The year is 2013 – 15 years after a huge civil war has plunged America into a primitive state, with people huddling in small hamlets out of touch with the world. We see this through the eyes of Kevin Costner’s own man-with-no-name, a drifter who performs to earn meals. He becomes “The Postman” about 50 minutes in, but I don’t want to summarize why because it’s hard not to make it sound silly in short form. This likely will be the main way some critics make the film look totally ridiculous: “Hyuk hyuk, he’s a postal worker! Does he wear those blue postal shorts?”
Actually, he wanted this film to be about restoring what he feels is best about the United States, using the post office to represent a small part of that. In this future, the government and all the symbols of America are gone, and a Gen. Bethlehem (Will Patton) runs an Oregon-based army that wants to keep it that way. At times The Postman is almost painfully sincere in presenting its message, while at other times it attempts to be ironic – and sometimes it does both at once. It has its heart on its sleeve…with graffiti on the heart (a mixed metaphor, I know).
The dialogue is hit-or-miss. I don’t think Costner-as-director is good at deciding what jokes he should tell, and there’s an almost painful scene where he and Bethlehem speak Cliffs-Notes-Shakespeare at each other. But I did like a self-reflexive line in the finale about who fights wars…a line I can’t repeat in a family paper.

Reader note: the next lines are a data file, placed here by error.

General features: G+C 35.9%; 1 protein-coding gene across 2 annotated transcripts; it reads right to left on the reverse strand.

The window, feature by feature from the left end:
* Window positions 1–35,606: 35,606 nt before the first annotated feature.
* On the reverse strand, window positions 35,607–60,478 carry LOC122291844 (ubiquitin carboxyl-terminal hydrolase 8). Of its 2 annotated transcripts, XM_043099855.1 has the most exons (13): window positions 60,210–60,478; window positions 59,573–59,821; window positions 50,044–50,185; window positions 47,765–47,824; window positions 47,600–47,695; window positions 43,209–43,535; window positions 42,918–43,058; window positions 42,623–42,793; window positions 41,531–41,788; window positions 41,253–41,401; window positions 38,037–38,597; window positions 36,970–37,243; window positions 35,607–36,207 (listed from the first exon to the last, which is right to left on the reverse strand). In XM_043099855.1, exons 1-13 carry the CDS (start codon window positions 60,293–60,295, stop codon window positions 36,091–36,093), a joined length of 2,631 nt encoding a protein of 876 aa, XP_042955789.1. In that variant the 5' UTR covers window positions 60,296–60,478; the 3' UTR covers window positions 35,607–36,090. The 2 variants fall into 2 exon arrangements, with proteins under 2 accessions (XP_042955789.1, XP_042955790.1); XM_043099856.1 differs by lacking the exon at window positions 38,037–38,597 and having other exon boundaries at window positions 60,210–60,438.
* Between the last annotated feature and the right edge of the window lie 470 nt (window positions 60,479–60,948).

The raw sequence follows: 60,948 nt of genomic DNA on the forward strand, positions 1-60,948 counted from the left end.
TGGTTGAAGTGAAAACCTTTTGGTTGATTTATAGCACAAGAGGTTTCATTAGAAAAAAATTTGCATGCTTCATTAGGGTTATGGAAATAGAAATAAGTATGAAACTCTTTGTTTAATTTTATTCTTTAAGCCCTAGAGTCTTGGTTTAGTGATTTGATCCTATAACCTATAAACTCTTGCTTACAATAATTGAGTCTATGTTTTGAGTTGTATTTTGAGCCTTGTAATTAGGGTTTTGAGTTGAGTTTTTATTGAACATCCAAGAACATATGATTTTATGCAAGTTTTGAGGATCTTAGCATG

The story takes its time, which I see as a virtue, though others might get bored. Yes, it’s slow at the start, and at times it’s a little predictable. But though the previews made The Postman look like Dances With Wolves crossed with Under Siege, this science-fiction-western is not really an action film. What action it has is not bad, but Costner is more comfortable with gentler material and two-person confrontations…which even affects the finale. The movie’s length also allows some pretty well-done, unforced character development.
The scenery is spectacular: Northwest landscapes with buried hints of the civilization that stood where forests grow anew. The film doesn’t play up the science-fiction-ness in the storyline: it makes its brave new world actually feel fairly natural – with a few silly touches. Too many people seem conveniently to be not that smart, making the whole enterprise skirt dangerously close to having an Idiot Plot, what SF author Ted Sturgeon [modern-day note: actually it was James Blish] once called a storyline that only works if all the characters are idiots. Thankfully, there are smart main characters: Patton, the capable and easy-on-the-eyes newcomer Olivia Williams, and Larenz Tate (Dead Presidents) as an idealistic young man who named himself Ford for an odd reason. In the end, this turns out to be a positive message film – overwrought and uneven, but interesting.
[Modern-day notes: I had the opposite experience with the 1998 film adaptation of What Dreams May Come; I liked the film less the more I thought about it post-screening. Anyway, I more or less liked The Postman, as did several of the reviewers at Film Score Monthly and Ain’t It Cool’s Harry Knowles; in fact, later I e-mailed Harry and got his permission to reprint his positive review (where he called it the best of Costner's B movies) in my section of the Hermiston Herald).]